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Origins of Pain

Origins of Pain

Muskuloskeletal pain, dysfunction and discomfort can have a number of different sources and it can be surprising what you can learn.

A question of belief?
I once did a continuing professional development seminar with a well respected tutor of massage and manual therapy  and he told us an interesting story. He had been suffering with chronic lower back pain. He had visited many different therapists, some of whom considered to be at the top of their game, he had had scans and everyone was confused as to why the pain was so persistent. There had been identifiable pathology to suggest that there were physical reasons for this pain to exist.

The tutor then had a conversation with another therapist and through questioning, it turned out that the pain started at a specific age and it was established that the tutors father had suffered the exact same type of pain, although his was as a result of trauma. On further questioning, it was apparent that his father wasn’t able to pick him up as a child. The interesting thing was, the tutor’s pain started at the same age his father was when the tutor first leant the reason why his father couldn’t pick him up. As soon as this was established, the back pain started to subside, gradually lessened over a short period of time to the point where it disappeared and it never returned.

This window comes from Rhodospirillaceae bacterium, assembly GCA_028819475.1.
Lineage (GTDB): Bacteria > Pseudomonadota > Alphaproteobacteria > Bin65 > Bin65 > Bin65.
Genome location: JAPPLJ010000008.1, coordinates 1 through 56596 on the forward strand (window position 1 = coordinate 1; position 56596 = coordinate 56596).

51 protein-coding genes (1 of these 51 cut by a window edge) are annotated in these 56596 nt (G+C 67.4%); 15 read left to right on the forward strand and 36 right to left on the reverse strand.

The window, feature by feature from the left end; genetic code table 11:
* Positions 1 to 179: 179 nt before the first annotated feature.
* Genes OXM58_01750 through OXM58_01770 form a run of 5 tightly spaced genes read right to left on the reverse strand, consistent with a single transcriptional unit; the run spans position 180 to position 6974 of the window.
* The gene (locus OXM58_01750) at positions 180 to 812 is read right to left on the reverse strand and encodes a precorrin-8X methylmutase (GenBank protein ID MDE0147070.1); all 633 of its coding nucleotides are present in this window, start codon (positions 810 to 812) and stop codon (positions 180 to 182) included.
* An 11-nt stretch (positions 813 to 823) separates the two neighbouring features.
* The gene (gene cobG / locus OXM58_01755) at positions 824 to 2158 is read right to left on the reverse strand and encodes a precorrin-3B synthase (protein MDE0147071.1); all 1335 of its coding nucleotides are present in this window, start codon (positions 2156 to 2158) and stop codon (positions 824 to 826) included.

A similar thing.
I had been suffering with sciatic pain for about three months and I was exploring for myself as to what the cause might be and I found trigger points in all kinds of interesting places and each time I found and deactivated them, I would get relief for a short time. Usually a couple of hours. It didn’t stop me doing anything, but it was very irritating and unpleasant to have this pang of pain radiating down my leg each time I stood up and when I was walking.

I remember having a conversation with someone who I hoped might help me. He’s a physiotherapist and I was hoping he’d offer to have a look or provide me with some kind of useful information. It didn’t happen and he made it clear he really wasn’t interested. There was a part of me that thought: “Oh well, I don’t need your help!” It was a clear as day. There was also another part of me that said:”But I do, I was hoping you’d have an answer!” That part of me was much less distinct than the first part had been. Then an interesting thing happened.

When I stood up after this disappointing conversation, there was no pain. When I began to walk, there was no pain. Each time I stood up after that, it felt like there was something missing. The pain has not reoccured since and it has been several years now since then. As with the previous story, there was physical reasons why this might be happening, but there was no change once these had been cleared. The last piece of the puzzle seemed to be that something had to happen on the level of mind or psychology or mentality in order for the whole to come together and for the physical work I’d done to have an effect.